Author Topic: MH-139 Grey Wolf  (Read 749 times)

adroth

  • Administrator
  • Boffin
  • *****
  • Posts: 12398
    • View Profile
    • The ADROTH Project
MH-139 Grey Wolf
« on: June 02, 2020, 06:03:17 AM »
https://www.boeing.com/defense/mh-139a/index.page

Boeing’s MH-139A Grey Wolf is a multi-mission helicopter – based on the proven commercial AW139 helicopter – designed to protect intercontinental ballistic missiles and transport U.S. government officials and security forces. Produced in the United States, the MH-139A provides an off-the-shelf, readily available solution combining performance, operational flexibility and safety.

Capitalizing on a global supply network with a fleet of more than 250 customers, 900 aircraft and two million flight hours, the Boeing MH-139A will deliver unrivaled affordability, supportability and reliability for substantial life cycle savings.


« Last Edit: June 03, 2020, 03:28:07 AM by adroth »

adroth

  • Administrator
  • Boffin
  • *****
  • Posts: 12398
    • View Profile
    • The ADROTH Project
Re: MH-139 Grey Wolf
« Reply #1 on: June 02, 2020, 07:53:27 AM »
Boeing MH-139 to Replace U.S. Air Force UH-1N Huey Fleet

https://boeing.mediaroom.com/2018-09-24-Boeing-MH-139-to-Replace-U-S-Air-Force-UH-1N-Huey-Fleet

PHILADELPHIA, Pa., Sept. 24, 2018 — Boeing [NYSE: BA] will provide its MH-139 helicopter and related support to the U.S. Air Force to replace the more than 40-year-old UH-1N “Huey” helicopters used to protect America’s intercontinental ballistic missile bases.

The program awarded today is valued at $2.4 billion for up to 84 helicopters, training devices and associated support equipment.

“We’re grateful for the Air Force’s confidence in our MH-139 team,” said David Koopersmith, vice president and general manager, Boeing Vertical Lift. “The MH-139 exceeds mission requirements, it’s also ideal for VIP transport, and it offers the Air Force up to $1 billion in acquisition and lifecycle cost savings.”

The MH-139 derives from the Leonardo AW139, which is used by more than 270 governments, militaries and companies worldwide. Leonardo will assemble the helicopters at its northeast Philadelphia plant, with Boeing integrating military-specific components at its facility south of that city.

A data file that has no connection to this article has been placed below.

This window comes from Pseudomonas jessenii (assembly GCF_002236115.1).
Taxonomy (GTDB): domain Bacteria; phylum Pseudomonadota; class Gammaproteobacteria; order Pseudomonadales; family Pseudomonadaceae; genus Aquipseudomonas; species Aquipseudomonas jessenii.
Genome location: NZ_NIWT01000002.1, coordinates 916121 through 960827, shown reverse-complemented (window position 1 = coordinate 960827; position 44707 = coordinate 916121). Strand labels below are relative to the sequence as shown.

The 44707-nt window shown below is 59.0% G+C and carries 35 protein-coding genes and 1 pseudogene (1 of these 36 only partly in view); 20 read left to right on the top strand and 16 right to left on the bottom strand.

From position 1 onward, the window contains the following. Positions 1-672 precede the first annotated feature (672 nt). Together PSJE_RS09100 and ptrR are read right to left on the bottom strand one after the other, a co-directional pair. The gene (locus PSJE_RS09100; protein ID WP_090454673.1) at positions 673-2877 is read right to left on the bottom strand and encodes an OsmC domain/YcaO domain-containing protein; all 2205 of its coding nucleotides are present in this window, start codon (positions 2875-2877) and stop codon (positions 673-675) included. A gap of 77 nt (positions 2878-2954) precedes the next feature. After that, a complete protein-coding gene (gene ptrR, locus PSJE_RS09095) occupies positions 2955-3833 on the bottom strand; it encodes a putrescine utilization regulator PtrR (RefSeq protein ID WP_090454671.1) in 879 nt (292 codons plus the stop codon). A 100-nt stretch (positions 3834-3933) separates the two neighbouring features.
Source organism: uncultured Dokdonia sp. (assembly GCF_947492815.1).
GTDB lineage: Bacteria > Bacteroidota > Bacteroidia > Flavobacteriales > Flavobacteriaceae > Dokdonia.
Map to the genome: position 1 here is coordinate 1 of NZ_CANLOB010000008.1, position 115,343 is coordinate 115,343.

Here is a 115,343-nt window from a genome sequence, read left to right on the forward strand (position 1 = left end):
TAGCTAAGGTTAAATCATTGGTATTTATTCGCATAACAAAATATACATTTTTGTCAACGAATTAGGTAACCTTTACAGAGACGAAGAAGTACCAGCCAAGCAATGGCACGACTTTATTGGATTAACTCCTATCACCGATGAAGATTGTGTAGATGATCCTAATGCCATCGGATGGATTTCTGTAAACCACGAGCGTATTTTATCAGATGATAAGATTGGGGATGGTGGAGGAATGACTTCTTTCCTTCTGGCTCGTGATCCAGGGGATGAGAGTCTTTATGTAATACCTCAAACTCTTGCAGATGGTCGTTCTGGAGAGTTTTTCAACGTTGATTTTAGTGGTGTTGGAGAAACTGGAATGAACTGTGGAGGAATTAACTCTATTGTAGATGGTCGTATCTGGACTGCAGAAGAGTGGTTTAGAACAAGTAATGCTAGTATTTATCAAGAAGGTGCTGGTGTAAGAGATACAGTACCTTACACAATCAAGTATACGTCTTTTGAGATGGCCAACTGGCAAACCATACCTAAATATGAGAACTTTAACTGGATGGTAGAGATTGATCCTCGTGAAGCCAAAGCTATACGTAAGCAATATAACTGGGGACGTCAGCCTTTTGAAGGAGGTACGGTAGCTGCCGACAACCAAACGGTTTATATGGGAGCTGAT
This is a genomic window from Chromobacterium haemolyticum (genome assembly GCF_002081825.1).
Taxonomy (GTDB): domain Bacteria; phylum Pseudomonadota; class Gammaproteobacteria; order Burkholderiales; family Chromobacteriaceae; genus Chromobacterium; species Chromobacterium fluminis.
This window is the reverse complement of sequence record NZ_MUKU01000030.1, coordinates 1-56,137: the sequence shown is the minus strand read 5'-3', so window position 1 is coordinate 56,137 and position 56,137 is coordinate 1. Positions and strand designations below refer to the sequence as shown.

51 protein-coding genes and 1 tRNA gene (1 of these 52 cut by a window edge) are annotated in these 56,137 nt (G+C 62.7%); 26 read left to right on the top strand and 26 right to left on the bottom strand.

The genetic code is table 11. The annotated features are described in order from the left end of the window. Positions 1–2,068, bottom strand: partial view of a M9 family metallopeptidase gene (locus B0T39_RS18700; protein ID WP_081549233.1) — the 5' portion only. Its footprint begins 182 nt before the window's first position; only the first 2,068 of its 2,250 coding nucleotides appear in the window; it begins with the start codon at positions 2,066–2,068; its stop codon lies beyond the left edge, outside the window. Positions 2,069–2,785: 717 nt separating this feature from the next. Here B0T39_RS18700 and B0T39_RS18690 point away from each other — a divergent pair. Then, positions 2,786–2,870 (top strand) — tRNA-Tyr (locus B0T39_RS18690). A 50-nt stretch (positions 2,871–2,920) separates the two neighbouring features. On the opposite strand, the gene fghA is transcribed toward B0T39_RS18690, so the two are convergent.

The contract also includes operations, maintenance, training systems and support equipment for the MH-139 aircraft.

“We’re proud to provide the U.S. Air Force with solutions across the entire services ecosystem,” said Ed Dolanski, president of U.S. Government Services, Boeing Global Services. “With the AW139 platform’s more than 2 million flight hours and established supply chain, we look forward to applying our expertise to drive cost savings while supporting mission readiness.”

For more information on Defense, Space & Security and Global Services, visit www.boeing.com. Follow us on Twitter: @BoeingDefense and @BoeingSpace.
« Last Edit: June 03, 2020, 03:35:02 AM by adroth »

adroth

  • Administrator
  • Boffin
  • *****
  • Posts: 12398
    • View Profile
    • The ADROTH Project
Re: MH-139 Grey Wolf
« Reply #2 on: June 03, 2020, 03:34:49 AM »
Huey Replacement Helo Named MH-139A ‘Grey Wolf’
Dec. 19, 2019 | By Brian W. Everstine

https://www.airforcemag.com/huey-replacement-named-mh-139a-grey-wolf/

Air Force Global Strike Command’s new helicopter officially has a name—the MH-139A Grey Wolf.

The command unveiled the designation during a Dec. 19 ceremony at Duke Field, Fla. This is Global Strike’s first aircraft acquisition, since its bombers were purchased before the organization stood up in 2009. Boeing offered the helicopter in a competition where a Sikorsky Black Hawk variant was seen as the one to beat.

The Grey Wolf is the Air Force’s replacement for the venerable UH-1N Huey, and will patrol nuclear missile fields and fly VIP transport missions. MH-139As are a variant of the civilian AW139, originally built by AgustaWestland, a Leonardo subsidiary. The helos have an externally mounted M240 machine gun, and offer faster speeds and greater ranges than the Vietnam War-era Huey.

< Edited >

The service expects to spread the aircraft across Malmstrom AFB, Mont., F.E. Warren AFB, Wyo., and Minot AFB, N.D., which will each receive 11 for the nuclear security mission. Additional aircraft will head to JB Andrews, Md., and Yokota AB, Japan, for VIP transport. Some helicopters will also go to Fairchild AFB, Wash., for survival, evasion, resistance, and escape training. The helicopter’s schoolhouse is based at Kirtland AFB, N.M.

The naming ceremony came one day after Global Strike officially stood up a test detachment for the helicopter.

< Edited >

The Air Force plans to buy up to 84 of the aircraft at a cost of $2.4 billion.